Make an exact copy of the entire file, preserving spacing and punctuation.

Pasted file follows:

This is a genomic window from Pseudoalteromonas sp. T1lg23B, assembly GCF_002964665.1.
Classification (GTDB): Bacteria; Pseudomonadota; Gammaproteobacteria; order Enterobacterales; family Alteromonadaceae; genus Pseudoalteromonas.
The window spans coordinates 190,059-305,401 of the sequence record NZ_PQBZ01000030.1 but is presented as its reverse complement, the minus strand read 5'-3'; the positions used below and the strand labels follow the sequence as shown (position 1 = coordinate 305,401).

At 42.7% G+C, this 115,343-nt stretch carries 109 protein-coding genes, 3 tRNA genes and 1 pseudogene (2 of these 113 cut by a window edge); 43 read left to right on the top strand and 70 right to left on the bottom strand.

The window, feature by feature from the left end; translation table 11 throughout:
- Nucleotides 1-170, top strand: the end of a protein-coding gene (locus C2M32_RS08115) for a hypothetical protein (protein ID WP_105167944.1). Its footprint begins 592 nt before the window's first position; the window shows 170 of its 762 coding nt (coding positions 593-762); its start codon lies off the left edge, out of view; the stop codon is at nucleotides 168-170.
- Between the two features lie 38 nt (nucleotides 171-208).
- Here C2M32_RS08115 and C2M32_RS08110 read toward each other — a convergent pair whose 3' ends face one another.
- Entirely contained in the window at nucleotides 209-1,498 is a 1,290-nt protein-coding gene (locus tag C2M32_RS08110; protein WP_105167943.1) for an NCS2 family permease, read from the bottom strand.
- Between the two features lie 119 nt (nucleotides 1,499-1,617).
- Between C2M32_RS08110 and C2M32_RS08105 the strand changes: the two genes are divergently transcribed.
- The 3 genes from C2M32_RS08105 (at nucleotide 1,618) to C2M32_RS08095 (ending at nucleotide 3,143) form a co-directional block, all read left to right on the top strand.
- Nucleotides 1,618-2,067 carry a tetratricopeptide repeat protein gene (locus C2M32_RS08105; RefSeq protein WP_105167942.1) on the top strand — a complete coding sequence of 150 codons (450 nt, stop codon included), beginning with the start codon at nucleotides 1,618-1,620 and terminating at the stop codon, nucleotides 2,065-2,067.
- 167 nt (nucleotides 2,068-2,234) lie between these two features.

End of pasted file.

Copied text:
This is a genomic window from Pseudoalteromonas sp. T1lg23B, assembly GCF_002964665.1.
Classification (GTDB): Bacteria; Pseudomonadota; Gammaproteobacteria; order Enterobacterales; family Alteromonadaceae; genus Pseudoalteromonas.
The window spans coordinates 190,059-305,401 of the sequence record NZ_PQBZ01000030.1 but is presented as its reverse complement, the minus strand read 5'-3'; the positions used below and the strand labels follow the sequence as shown (position 1 = coordinate 305,401).

At 42.7% G+C, this 115,343-nt stretch carries 109 protein-coding genes, 3 tRNA genes and 1 pseudogene (2 of these 113 cut by a window edge); 43 read left to right on the top strand and 70 right to left on the bottom strand.

The window, feature by feature from the left end; translation table 11 throughout:
- Nucleotides 1-170, top strand: the end of a protein-coding gene (locus C2M32_RS08115) for a hypothetical protein (protein ID WP_105167944.1). Its footprint begins 592 nt before the window's first position; the window shows 170 of its 762 coding nt (coding positions 593-762); its start codon lies off the left edge, out of view; the stop codon is at nucleotides 168-170.
- Between the two features lie 38 nt (nucleotides 171-208).
- Here C2M32_RS08115 and C2M32_RS08110 read toward each other — a convergent pair whose 3' ends face one another.
- Entirely contained in the window at nucleotides 209-1,498 is a 1,290-nt protein-coding gene (locus tag C2M32_RS08110; protein WP_105167943.1) for an NCS2 family permease, read from the bottom strand.
- Between the two features lie 119 nt (nucleotides 1,499-1,617).
- Between C2M32_RS08110 and C2M32_RS08105 the strand changes: the two genes are divergently transcribed.
- The 3 genes from C2M32_RS08105 (at nucleotide 1,618) to C2M32_RS08095 (ending at nucleotide 3,143) form a co-directional block, all read left to right on the top strand.
- Nucleotides 1,618-2,067 carry a tetratricopeptide repeat protein gene (locus C2M32_RS08105; RefSeq protein WP_105167942.1) on the top strand — a complete coding sequence of 150 codons (450 nt, stop codon included), beginning with the start codon at nucleotides 1,618-1,620 and terminating at the stop codon, nucleotides 2,065-2,067.
- 167 nt (nucleotides 2,068-2,234) lie between these two features.